Online ISSN: 2515-8260

Keywords : SOD


Endogenous Antioxidant Activity Combination Of Moringa Leaf And Clove Flower Extracts Toward Diabetic Rats (Rattus Norvegicus)

Muhammad Fakhrul Hardani; Ririen Hardani; Sitti Rahmawati; Baharuddin Hamzah

European Journal of Molecular & Clinical Medicine, 2020, Volume 7, Issue 10, Pages 1806-1813

In pathological conditions such as Diabetes Mellitus (DM), increased oxidative stress can cause a decrease in endogenous activity in the body so the body is unable to detoxify free radicals that cause cell damage. Some of natural antioxidant sources are moringa leaves (Moringa oleifera Lamk.) and clove flowers (Syzygium aromaticum Merry & Perril). The purpose of this study was to determine the enzyme activity of Superoxide Dismutase (SOD) and Glutathione Peroxidase (GPx) in a mixture composing of ethanol extract of moringa leaf and clove flower towards animals with DM conditions. This research is an experimental laboratory study using a post test only group design. The subjects of this study were 40 white male Wistar rats (Rattus norvegicus) strain which were DM conditioned by streptozotocin induction. Rats were randomly grouped into 8 groups, and each group consisted of 5 rats. The combined dosage of the ethanol extract of moringa leaves and clove flowers used is a combination I : 150: 40 mg / kg body weight rat, combination II 100: 80 mg / kg body weight rat and III 50: 120 mg / kg body weight rat. The results showed that the combination of ethanol extract of moringa leaves (Moringa oleifera L. and clove flower (Syzygium aromaticum Merry & Perril) increased the antioxidant enzyme activity of SOD and GPx in animals with DM conditions.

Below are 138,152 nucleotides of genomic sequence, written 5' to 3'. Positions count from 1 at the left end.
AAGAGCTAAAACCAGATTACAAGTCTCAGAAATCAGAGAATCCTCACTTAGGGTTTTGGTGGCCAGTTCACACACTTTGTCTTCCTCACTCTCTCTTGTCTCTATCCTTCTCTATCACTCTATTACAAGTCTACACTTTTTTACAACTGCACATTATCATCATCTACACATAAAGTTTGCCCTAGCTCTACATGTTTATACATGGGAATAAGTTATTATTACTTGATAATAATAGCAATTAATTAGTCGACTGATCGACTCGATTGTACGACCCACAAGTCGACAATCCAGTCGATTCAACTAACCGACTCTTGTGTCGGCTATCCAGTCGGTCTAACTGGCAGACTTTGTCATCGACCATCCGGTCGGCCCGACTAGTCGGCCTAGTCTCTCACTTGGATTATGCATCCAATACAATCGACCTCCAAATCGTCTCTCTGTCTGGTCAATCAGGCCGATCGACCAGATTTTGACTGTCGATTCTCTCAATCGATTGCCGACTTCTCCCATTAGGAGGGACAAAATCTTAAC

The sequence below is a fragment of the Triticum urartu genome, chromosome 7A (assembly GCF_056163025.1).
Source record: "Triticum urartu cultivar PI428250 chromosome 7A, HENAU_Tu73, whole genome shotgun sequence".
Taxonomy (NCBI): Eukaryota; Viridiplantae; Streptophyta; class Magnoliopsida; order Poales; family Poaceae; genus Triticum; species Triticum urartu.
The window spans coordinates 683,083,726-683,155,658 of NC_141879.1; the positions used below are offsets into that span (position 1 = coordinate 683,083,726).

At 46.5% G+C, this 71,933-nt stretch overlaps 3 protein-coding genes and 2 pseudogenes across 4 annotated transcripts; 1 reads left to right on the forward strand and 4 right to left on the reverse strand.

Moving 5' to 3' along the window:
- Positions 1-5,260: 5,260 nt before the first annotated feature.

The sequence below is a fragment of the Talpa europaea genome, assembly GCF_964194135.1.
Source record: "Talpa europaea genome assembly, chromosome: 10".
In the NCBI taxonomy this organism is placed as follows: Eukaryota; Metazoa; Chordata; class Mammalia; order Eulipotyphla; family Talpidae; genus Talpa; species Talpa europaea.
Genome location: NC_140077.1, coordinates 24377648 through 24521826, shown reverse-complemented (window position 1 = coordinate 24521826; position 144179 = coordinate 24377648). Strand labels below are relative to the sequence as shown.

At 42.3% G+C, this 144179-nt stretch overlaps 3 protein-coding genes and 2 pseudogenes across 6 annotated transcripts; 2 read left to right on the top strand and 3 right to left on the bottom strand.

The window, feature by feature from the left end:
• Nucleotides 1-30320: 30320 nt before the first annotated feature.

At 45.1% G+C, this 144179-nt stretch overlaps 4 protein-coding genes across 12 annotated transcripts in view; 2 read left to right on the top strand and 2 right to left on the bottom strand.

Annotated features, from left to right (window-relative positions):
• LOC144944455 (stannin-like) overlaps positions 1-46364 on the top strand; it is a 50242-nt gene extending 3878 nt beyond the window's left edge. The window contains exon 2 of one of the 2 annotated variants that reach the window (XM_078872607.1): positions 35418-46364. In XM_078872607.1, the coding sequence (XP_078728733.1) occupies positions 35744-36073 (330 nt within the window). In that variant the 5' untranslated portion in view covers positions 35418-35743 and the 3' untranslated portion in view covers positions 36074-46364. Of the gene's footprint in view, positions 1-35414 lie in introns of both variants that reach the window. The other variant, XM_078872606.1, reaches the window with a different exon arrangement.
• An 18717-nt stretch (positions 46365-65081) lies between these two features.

The impact of oxidative stress and some endogenous antioxidants on type 1 diabetes mellitus

Doaa Alaa Gheni; Jafar A. Al- Maamori

European Journal of Molecular & Clinical Medicine, 2020, Volume 7, Issue 2, Pages 4295-4310

Type 1 diabetes is one of the autoimmune diseases and is characterized by the destruction of beta cells in the pancreas, which leads to a complete loss or deficiency of the insulin hormone. This breakdown in beta cells is the result of several environmental, genetic, and oxidative factors are considered among the factors accused of destroying beta cells, so this study is designed to evaluate the effect of some oxidative factors in insulin dependent diabetes patients. The study includes 80 patients with type 1 diabetes compared with 40 healthy individuals as control group. The results showed a significant increase in the levels of total oxidant status (TOS) and malondialdehyde (MDA) and Transferrin in diabetic patients and a significant decrease in the levels of superoxide dismutase (SOD) and glutathione reductase (GR) comparing with healthy control. The study also noted over expression (folding change) for COX 7B in T1DM patients. The study concludes that oxidative status and enzymatic and non-enzymatic endogenous antioxidants play an important roles in the breakdown of beta cells, and thus it is one of the suggested factors responsible for developing type 1 diabetes mellitus.